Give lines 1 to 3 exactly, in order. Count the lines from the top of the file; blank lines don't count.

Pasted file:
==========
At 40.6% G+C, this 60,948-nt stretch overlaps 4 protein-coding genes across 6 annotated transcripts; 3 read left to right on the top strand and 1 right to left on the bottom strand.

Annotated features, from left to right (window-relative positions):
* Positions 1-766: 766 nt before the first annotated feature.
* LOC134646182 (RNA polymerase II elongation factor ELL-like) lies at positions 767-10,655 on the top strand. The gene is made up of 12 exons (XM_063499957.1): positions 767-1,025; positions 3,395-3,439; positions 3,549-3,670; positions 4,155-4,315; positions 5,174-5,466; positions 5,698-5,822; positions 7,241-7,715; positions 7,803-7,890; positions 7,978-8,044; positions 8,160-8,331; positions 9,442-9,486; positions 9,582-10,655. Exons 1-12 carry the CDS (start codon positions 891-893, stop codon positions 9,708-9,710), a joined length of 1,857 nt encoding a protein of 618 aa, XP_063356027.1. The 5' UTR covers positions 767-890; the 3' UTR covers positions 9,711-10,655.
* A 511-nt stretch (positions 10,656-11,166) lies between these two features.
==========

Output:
At 40.6% G+C, this 60,948-nt stretch overlaps 4 protein-coding genes across 6 annotated transcripts; 3 read left to right on the top strand and 1 right to left on the bottom strand.

Annotated features, from left to right (window-relative positions):
* Positions 1-766: 766 nt before the first annotated feature.